Late last month, the 2016 Lecture Series at the Panetta Institute for Public Policy in Carmel, CA hosted a panel discussion focusing on the topic “Changing Society, Technology and Media.”
The panelists included Ted Koppel, former anchor of ABC News’ Nightline, Howard Kurtz, host of FAX News’ Media Buzz, and Judy Woodruff, co-anchor and managing editor of the PBS NewsHour show.
During the discussion, Ted Koppel expressed his dismay over the decline of journalism as a professional discipline, noting that the rise of social media and blogging have created an environment where news and information are no longer “vetted” by professional news-gatherers.
One can agree or disagree with Koppel about whether the “democratization” of media represents regression rather than progress, but one thing that cannot be denied is that the rise of “mobile media” has sparked a decline in the overall number of professional media jobs.
Data from the Bureau of Labor Statistics can quantify the trend pretty convincingly. As summarized in a report published in the American Consumers Newsletter, until the introduction of smartphones in 2007, the effect of the Internet on jobs in traditional media, newspapers, magazines and book had been, on balance, rather slight.
To wit, between 1993 and 2007, U.S. employment changes in the following segments looked like this:
- Book Industry: Net increase of ~700 jobs
- Magazines: Net decline of ~300 jobs
- Newspapers: Net decline of ~79,000 jobs
True, the newspaper industry had been hard hit, but other segments not nearly so much, and indeed there had been net increases charted also in radio, film and TV.
But with the advent of the smartphone, Internet and media access underwent a transformation into something personal and portable. Look how that has impacted on jobs in the same media categories when comparing 2007 to 2016 employment:
- Book Industry: Net loss of ~20,700 jobs
- Magazines: Net loss of ~48,400 jobs
- Newspapers: Net loss of ~168,200 jobs
Of course, new types of media jobs have sprung up during this period, particularly in Internet publishing and broadcasting. But those haven’t begun to make up for the losses noted in the segments above.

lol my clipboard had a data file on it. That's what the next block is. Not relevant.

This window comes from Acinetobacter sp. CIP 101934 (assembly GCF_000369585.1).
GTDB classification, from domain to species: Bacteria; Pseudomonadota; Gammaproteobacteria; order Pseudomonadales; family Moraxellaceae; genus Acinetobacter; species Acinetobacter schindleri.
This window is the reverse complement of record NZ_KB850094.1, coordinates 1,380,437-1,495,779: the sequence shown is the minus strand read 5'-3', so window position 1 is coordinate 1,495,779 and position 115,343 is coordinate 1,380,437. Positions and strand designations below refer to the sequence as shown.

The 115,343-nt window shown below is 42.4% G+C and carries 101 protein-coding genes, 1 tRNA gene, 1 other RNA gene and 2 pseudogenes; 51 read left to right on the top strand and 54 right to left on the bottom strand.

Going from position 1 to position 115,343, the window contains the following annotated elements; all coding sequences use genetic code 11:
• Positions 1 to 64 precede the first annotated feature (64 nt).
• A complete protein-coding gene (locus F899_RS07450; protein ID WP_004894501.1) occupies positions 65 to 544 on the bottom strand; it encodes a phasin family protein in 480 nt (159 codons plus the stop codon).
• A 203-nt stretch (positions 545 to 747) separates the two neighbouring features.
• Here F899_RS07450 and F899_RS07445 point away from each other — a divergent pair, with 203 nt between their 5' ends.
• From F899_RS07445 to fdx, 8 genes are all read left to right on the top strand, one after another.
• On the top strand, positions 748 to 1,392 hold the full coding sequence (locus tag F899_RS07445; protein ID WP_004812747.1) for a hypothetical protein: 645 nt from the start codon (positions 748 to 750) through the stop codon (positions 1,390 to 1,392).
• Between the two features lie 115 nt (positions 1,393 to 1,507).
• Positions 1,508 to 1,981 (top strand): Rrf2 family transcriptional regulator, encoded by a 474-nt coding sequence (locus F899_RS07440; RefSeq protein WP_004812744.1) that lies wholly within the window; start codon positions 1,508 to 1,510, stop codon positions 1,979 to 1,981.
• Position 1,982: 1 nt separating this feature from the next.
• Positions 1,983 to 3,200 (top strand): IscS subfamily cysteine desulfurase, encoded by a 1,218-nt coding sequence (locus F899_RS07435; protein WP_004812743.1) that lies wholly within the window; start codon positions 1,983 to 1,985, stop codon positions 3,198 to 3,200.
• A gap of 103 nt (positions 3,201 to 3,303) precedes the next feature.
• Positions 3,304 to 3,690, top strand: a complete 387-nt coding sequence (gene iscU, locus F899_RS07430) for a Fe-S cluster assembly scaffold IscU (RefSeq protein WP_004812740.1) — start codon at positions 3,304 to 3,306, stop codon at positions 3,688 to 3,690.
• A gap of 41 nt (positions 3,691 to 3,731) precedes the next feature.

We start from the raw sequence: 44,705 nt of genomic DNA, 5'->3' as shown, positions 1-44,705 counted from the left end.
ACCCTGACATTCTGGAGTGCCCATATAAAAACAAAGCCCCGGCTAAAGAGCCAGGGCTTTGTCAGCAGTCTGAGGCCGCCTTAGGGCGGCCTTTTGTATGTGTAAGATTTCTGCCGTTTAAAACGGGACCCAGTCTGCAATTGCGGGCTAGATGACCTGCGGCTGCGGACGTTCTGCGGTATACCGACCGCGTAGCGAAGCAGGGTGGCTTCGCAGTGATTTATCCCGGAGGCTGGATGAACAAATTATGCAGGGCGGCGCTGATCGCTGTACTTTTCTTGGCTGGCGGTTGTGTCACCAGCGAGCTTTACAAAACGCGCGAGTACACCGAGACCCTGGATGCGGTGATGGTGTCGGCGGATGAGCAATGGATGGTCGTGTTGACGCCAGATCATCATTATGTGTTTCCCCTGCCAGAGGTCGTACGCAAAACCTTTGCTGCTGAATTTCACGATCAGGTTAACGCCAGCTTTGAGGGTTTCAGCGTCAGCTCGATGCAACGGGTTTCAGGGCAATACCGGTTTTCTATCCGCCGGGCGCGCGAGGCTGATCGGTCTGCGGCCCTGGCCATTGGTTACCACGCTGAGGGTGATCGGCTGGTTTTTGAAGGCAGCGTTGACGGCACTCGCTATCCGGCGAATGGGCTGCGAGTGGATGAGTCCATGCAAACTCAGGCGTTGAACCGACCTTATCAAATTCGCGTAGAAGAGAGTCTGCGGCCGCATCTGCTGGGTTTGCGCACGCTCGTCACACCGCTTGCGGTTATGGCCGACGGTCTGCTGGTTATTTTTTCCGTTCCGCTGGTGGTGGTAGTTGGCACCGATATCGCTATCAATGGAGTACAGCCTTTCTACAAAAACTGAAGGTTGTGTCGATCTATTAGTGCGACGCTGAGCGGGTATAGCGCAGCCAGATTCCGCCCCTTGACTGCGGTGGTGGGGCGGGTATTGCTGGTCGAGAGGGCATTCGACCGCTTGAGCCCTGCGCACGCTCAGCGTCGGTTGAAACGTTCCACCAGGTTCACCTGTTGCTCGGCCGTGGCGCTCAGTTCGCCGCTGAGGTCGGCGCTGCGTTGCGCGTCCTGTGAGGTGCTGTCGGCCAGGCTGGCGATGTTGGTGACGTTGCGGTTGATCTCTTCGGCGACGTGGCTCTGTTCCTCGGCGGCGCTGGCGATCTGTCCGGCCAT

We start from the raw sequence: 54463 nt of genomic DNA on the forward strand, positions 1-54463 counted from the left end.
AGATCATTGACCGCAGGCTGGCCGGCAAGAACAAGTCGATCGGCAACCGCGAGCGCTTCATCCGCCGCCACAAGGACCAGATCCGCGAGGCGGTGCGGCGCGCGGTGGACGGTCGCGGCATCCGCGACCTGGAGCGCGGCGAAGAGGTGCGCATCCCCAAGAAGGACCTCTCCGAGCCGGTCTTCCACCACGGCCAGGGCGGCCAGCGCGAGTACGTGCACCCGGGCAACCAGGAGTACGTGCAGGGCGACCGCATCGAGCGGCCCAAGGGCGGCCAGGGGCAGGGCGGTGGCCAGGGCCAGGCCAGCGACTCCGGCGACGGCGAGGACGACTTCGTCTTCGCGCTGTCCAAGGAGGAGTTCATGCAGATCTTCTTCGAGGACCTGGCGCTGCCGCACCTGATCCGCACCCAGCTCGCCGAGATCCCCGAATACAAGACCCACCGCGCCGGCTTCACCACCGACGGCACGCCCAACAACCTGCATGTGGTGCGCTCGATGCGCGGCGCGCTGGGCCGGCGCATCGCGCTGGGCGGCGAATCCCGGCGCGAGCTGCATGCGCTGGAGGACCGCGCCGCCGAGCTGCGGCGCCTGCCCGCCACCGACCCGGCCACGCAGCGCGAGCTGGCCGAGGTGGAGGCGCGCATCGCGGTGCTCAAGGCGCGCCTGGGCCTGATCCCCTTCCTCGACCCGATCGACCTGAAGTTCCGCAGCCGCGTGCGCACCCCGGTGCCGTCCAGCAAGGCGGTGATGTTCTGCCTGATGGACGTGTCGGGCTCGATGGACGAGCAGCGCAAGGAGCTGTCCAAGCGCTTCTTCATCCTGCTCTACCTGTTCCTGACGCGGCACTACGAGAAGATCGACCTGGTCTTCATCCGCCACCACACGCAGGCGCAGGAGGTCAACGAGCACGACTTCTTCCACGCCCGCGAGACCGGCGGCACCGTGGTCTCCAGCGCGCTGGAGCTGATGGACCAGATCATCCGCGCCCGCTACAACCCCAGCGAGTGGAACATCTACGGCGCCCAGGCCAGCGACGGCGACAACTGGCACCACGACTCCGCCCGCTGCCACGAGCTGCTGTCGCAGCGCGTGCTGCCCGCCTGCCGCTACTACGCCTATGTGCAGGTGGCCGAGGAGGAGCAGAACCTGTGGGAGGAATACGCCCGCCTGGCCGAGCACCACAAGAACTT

According to BLS statistics, Internet media employment grew by ~125,300 between 2007 and 2016 — but that’s less than half the losses charted elsewhere.
All told, factoring in the impact of TV, radio and film, there has been a net loss of nearly 160,000 U.S. media jobs since 2007.
You’d be hard-pressed to find any other industry in the United States that has sustained such steep net losses over the past decade or so.
Much to the chagrin of old-school journalists, newspaper readership has plummeted in recent years — and with it newspaper advertising revenues (both classified and display).
The change in behavior is across the board, but it’s particularly age-based. These usage figures tell it all:
- In 2007, ~33% of Americans age 18 to 34 read a daily newspaper … today it’s just 16%.
- Even among Americans age 45 to 64, more than 50% read a daily newspaper in 2007 … today’s it’s around one third.
- And among seniors age 65 and up, whereas two-thirds read a daily paper in 2007, today it’s just 50%.
With trends like that, the bigger question is how traditional media have been able to hang in there as long as they have. Because if it were simply dollars and cents being considered, the job losses would have been even steeper.
Perhaps we should take people like Jeff Bezos — who purchased the Washington Post newspaper not so long ago — at their word: Maybe they do wish to see traditional journalism maintain its relevance even as the world around it is changing rapidly.